KENNEWICK — Tyson Fresh Meats may have suffered a blow Wednesday, Aug. 18, in its effort to take from a key competitor a strategically located cattle feedlot formerly owned by convicted fraudster Cody Easterday.
Alan Kornfeld, an attorney for bankrupt Easterday Ranches, disputed Tyson’s claim that it was blindsided in January when Cody Easterday sold the North Lot to Agri Beef for $16 million.
Tyson had made a “soft, no-cash” $10 million offer for the lot, Kornfeld said, undermining Tyson’s claim that Easterday never gave it a chance to top Agri Beef.
“The debtors vehemently dispute that Tyson did not have an opportunity to bid,” Kornfeld said.
Tyson says it’s now willing to pay $25 million for the lot and has asked U.S. Bankruptcy Judge Whitman Holt in Yakima to give it standing to challenge the sale to Agri Beef on behalf of Easterday’s creditors.
In court filings, Tyson said the $16 million paid by Agri Beef was “woefully inadequate.” It didn’t mention a $10 million offer.
Holt, who has yet to rule on Tyson’s motion, said Tyson’s account bears on whether he will allow the company to intervene in the bankruptcy proceedings.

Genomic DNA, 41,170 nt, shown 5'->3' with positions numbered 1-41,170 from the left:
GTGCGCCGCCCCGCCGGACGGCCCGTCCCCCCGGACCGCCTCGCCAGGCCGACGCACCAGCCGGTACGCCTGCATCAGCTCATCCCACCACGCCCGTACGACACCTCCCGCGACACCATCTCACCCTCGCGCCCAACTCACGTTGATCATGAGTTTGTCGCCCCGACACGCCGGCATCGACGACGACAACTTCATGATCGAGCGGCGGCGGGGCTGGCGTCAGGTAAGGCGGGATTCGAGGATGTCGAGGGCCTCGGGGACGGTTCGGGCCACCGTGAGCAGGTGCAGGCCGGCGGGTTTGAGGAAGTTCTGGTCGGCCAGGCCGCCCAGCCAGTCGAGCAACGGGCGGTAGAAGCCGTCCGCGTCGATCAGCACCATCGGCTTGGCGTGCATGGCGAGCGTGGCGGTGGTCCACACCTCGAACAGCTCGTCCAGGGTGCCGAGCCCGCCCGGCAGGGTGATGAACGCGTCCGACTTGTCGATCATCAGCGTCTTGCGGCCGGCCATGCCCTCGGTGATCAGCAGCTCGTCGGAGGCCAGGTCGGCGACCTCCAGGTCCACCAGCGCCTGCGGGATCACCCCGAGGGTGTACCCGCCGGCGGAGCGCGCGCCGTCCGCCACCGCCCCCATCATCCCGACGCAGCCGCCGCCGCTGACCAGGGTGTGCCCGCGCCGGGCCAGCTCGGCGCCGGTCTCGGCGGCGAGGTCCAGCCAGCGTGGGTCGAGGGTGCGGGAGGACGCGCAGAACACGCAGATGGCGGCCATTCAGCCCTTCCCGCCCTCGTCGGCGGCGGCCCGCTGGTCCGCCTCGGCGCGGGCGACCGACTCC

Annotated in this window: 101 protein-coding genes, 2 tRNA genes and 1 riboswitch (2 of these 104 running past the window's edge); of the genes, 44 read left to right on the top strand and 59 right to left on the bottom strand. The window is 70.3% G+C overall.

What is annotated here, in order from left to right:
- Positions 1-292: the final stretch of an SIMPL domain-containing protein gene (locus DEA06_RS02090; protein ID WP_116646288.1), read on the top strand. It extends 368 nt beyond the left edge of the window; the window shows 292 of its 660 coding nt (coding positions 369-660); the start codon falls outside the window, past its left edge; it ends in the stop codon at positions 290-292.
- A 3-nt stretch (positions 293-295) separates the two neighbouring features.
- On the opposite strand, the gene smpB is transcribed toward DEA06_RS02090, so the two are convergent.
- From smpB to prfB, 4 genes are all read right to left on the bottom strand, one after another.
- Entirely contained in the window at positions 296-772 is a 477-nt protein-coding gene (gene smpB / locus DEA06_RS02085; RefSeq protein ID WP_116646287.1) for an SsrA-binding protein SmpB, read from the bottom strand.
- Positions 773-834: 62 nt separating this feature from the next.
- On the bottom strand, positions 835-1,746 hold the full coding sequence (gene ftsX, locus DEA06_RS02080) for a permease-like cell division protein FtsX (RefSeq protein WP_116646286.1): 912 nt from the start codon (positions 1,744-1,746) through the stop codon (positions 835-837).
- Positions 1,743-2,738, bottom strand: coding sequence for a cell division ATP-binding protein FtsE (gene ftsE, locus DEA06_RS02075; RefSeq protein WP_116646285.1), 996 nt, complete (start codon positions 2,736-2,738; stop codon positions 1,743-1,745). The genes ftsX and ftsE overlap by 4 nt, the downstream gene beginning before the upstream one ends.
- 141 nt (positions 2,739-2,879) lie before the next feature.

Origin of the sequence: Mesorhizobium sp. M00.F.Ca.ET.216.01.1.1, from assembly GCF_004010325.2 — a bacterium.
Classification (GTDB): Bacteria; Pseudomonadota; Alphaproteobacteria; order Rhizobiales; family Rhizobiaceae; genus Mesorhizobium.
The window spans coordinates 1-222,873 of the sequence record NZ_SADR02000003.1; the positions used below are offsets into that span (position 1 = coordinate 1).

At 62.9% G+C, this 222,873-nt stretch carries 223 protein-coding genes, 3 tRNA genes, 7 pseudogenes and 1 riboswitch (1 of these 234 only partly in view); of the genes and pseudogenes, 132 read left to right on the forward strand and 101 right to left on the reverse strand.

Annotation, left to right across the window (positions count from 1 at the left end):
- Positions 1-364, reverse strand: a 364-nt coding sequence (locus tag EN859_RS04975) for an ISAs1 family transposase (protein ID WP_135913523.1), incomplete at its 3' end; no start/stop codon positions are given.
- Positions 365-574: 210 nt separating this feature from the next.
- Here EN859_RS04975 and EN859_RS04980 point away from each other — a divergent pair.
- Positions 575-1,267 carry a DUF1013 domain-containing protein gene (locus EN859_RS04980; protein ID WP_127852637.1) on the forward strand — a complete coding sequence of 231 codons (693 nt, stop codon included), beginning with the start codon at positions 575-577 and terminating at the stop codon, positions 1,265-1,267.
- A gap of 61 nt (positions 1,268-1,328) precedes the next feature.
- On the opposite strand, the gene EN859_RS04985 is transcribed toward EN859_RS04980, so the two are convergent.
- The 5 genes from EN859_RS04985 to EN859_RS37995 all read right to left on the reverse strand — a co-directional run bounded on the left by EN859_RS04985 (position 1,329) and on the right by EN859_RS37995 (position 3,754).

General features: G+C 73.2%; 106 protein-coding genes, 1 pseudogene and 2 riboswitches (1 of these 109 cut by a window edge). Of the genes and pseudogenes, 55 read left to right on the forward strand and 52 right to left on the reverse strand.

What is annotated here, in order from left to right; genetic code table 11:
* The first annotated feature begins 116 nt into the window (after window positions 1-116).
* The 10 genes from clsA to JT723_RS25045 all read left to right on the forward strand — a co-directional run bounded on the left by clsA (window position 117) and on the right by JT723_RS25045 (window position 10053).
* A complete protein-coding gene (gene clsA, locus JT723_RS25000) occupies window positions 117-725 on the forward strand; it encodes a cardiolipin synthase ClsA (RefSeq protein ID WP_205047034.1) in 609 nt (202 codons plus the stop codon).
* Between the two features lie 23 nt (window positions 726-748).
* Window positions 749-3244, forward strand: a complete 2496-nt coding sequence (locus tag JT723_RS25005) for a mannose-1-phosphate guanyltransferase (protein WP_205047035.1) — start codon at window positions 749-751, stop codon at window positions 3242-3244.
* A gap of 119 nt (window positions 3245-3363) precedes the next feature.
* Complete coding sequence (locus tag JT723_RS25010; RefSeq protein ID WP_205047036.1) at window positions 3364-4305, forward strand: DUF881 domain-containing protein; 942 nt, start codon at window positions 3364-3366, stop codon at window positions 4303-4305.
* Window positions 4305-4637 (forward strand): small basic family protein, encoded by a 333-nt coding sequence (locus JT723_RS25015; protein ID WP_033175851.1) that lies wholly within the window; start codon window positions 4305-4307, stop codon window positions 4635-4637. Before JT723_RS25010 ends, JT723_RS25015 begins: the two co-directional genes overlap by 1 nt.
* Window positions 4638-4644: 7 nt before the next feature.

“If what you (Kornfeld) just said is accurate, that in January of 2021 there was a $10 million offer from Tyson, I think that’s highly germane to the standing issue because the narrative in (Tyson’s) motion is deeply inconsistent with that,” Holt said.
Tyson’s lawyer did not respond to Kornfeld at the hearing, conducted by phone. Efforts to obtain comment from Tyson on Aug. 18 were unsuccessful.
Cody Easterday, 50, is scheduled to be sentenced Oct. 5 for defrauding Tyson out of $233 million. He also defrauded another company of $11 million by billing for cattle he never actually bought or fed.
Tyson uncovered the scheme in December and talked to Easterday about buying his cattle feeding operation to start making restitution, according to court records. Tyson said it learned about the sale to Agri Beef too late to go to court to stop it.
Shortly after the sale, Easterday declared bankruptcy. In March, he pleaded guilty to one count of wire fraud.
After Agri Beef bought the feedlot for $16 million, an appraiser valued it at only $9 million. Tyson claims the appraisal was flawed.
Holt remarked that the difference between the sale price and appraisal “sure suggests something is wrong with that appraisal.”
Kornfeld said the appraisal was based on the operation’s size and did not take into account its closeness to Tyson and Agri Beef plants.
“Tyson’s offer was right where the appraiser came out,” Kornfeld said.